Rhoda Hackler: Hawai’i historian and author, dies at 84

Historians in the News

Rhoda Elizabeth Armstrong Hackler, Ph.D., historian, researcher, writer, and teacher in Hawai'i for 43 years, died on July 7. She was 84.
Hackler was a lecturer in Hawai'ian history at the University of Hawai'i at Manoa and a prolific writer on historical subjects, including Hawai’ian history and culture, Asian art and the Episcopal Church in Hawaii.

An active member of Church of the Holy Nativity and later of St. Clement’s Church, both in Honolulu, Hackler served on vestries, Diocesan Council, and various boards and commissions in the Diocese of Hawai'i.

She served on a variety of charitable boards, including the Honolulu Academy of Arts Guild, Hawai'i Opera Theatre, Hawai'i Army Museum Association, Daughters of Hawai'i, the Caledonian Society, and the English Speaking Union. She was president of the Society of Asian Art in Hawai'i and also of the Hawaiian Historical Society, and a co-founder of the Historic Hawai’i Foundation.

Rhoda Armstrong was born in New York City on November 7, 1923. Due to “disciplinary difficulties,” she attended three different high schools, and was told that she was “not college material,” according to biographical information supplied by her colleague, Willis H.A Moore of Chaminade University, Honolulu. After graduation, she joined the W.A.C. in 1943 as a private. By the time she was discharged in 1945, she had reached the rank of lieutenant, learned to fly an airplane, and served in the Pacific theatre of World War II.

She married Windsor Greg Hackler, a foreign service official, in 1952 and with him served in Arabia, Japan, Indonesia, Singapore, and Canada, and in Washington, D.C. in the State Department. Windsor retired in 1965, and the couple moved to Honolulu, where he taught Asian Studies at the University of Hawai'i. The Junior League of Honolulu asked Rhoda to assist with the restoration of 'Iolani Palace, which would soon be vacated by the state Government in favor of a new capitol. She directed research for the project, and became a director (later director emeritus) of the Friends of 'Iolani Palace, which succeeded in having the "Royal Palace of the Kalakaua Dynasty"—the only authentic royal palace in the United States—restored, refurnished, and reopened.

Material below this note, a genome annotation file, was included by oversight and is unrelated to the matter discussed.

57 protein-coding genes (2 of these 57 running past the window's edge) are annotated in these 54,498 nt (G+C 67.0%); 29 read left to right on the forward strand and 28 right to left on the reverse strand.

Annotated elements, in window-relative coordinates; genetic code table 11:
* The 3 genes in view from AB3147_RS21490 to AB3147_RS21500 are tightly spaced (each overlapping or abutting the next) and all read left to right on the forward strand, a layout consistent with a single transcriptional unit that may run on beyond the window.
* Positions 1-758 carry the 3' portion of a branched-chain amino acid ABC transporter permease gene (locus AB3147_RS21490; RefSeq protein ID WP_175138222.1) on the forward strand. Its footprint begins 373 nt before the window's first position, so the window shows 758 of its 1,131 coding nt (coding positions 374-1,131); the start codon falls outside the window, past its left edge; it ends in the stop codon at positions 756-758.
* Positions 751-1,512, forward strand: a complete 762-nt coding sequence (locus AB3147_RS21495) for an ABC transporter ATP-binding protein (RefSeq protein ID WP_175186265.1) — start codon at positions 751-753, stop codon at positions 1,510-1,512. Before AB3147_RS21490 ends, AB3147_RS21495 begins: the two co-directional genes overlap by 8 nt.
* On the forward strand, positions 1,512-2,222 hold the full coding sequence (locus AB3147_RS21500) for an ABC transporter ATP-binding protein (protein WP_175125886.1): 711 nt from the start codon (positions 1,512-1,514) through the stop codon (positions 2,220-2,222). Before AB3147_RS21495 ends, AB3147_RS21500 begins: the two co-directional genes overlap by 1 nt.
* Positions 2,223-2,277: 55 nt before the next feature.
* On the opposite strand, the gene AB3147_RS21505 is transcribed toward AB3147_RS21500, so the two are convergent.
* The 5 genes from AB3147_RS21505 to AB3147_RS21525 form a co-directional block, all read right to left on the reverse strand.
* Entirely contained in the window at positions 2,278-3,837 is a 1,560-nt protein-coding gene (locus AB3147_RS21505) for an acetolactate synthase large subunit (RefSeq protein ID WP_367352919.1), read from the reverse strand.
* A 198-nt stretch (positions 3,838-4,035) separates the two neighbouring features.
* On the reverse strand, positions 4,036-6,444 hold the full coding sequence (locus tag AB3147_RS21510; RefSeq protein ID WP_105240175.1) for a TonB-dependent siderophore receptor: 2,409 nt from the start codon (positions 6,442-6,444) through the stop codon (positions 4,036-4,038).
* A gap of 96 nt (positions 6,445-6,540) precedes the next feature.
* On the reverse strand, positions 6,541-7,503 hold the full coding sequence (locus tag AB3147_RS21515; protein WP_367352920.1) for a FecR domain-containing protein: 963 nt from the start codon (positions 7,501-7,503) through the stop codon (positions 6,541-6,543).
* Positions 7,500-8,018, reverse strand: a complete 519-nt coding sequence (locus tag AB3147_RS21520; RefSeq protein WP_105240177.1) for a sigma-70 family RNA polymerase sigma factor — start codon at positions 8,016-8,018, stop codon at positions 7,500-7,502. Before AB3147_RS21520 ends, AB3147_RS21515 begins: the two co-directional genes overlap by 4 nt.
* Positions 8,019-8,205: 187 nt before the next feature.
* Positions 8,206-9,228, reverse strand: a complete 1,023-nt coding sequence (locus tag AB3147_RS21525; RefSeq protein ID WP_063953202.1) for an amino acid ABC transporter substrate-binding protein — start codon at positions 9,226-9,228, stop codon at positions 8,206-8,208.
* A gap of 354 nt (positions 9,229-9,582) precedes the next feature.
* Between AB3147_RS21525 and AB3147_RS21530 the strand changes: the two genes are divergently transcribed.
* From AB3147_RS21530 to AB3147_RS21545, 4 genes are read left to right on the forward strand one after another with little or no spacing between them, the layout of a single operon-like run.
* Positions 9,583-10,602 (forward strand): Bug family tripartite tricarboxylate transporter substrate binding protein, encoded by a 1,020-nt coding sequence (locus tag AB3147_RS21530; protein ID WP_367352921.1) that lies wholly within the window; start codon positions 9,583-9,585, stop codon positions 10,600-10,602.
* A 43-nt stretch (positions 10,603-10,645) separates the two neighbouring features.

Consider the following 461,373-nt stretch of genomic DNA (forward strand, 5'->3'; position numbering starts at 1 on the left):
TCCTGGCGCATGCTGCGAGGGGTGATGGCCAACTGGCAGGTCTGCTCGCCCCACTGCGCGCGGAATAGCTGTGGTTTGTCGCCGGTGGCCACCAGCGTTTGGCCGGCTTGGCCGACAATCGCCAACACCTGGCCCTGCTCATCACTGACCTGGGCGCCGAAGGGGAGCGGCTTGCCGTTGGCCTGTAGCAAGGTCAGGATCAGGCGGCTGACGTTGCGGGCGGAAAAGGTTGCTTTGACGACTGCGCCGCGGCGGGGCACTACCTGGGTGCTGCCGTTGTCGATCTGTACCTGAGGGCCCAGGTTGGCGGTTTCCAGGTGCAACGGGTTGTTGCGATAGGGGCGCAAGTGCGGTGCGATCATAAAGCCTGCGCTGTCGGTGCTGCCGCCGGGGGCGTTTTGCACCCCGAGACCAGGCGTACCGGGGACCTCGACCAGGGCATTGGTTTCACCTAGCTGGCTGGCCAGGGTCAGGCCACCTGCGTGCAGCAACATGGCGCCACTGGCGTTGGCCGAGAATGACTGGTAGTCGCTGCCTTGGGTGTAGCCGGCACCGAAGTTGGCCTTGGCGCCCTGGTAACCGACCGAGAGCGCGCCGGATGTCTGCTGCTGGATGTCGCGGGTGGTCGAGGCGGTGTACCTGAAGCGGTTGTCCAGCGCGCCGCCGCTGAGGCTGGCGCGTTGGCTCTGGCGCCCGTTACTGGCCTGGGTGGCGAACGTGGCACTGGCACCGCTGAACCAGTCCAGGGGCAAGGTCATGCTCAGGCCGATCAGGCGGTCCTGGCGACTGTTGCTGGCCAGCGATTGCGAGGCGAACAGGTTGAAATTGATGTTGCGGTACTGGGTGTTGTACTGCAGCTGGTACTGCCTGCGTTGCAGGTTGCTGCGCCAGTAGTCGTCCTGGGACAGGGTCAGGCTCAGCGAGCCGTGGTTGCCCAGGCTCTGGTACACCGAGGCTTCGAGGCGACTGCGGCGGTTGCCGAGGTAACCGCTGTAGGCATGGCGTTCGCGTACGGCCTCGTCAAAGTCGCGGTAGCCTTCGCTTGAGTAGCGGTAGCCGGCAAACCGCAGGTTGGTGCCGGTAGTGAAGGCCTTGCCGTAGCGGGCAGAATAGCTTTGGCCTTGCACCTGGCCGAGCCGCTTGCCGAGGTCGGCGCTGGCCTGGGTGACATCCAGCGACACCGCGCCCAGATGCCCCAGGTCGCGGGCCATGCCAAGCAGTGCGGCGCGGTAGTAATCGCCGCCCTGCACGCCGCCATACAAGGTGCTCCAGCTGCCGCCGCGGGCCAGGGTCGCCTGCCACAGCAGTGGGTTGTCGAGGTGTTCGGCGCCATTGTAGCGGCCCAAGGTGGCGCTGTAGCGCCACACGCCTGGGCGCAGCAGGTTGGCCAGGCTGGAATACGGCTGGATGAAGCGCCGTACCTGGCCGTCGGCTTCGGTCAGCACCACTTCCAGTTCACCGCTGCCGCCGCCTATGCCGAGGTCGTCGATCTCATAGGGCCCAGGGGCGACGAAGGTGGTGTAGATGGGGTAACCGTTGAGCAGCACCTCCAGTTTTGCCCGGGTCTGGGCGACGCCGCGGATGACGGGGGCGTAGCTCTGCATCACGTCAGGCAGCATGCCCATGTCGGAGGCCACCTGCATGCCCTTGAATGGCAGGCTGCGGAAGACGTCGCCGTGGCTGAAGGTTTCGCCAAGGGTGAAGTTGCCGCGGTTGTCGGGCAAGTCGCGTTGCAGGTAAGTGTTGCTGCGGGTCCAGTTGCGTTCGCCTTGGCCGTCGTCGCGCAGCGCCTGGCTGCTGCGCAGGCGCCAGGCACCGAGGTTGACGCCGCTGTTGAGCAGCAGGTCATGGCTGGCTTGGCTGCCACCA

When in her 50’s, Hackler entered the University of Hawai'i as an undergraduate, building on courses she took at various colleges during her overseas travels. She earned bachelor’s and master’s degrees, and then began doctoral studies, completing her Ph.D. in Hawaiian history in 1978. She served for a time as the editor of the Hawai’ian Journal of History, and was author or editor of a number of books and articles, including ‘Iolani Palace, The Story of Scots in Hawai’I (editor), History of Kauikeolani Children’s Hospital, R.W. Meyer Sugar Mill: Its History and Restoration, Koa Furniture of Hawai’I, The Cathedral Church of St. Andrew, History of the Church of the Holy Nativity, Collectors’ Odyssey, Treasure from the Society of Asian Art in Hawai’i, and The Queen’s Quilt.

Survivors include Hackler’s two sisters, Jean Cornwall Kanstein of Berkeley, California, and Alexandra Armstrong of Washington, D.C.; her son, Jeffrey M. Hackler (Karen); two grandsons and a great-granddaughter.

Services were held at St. Clement’s Church on July 12.
Read entire article at Episcopal News Service

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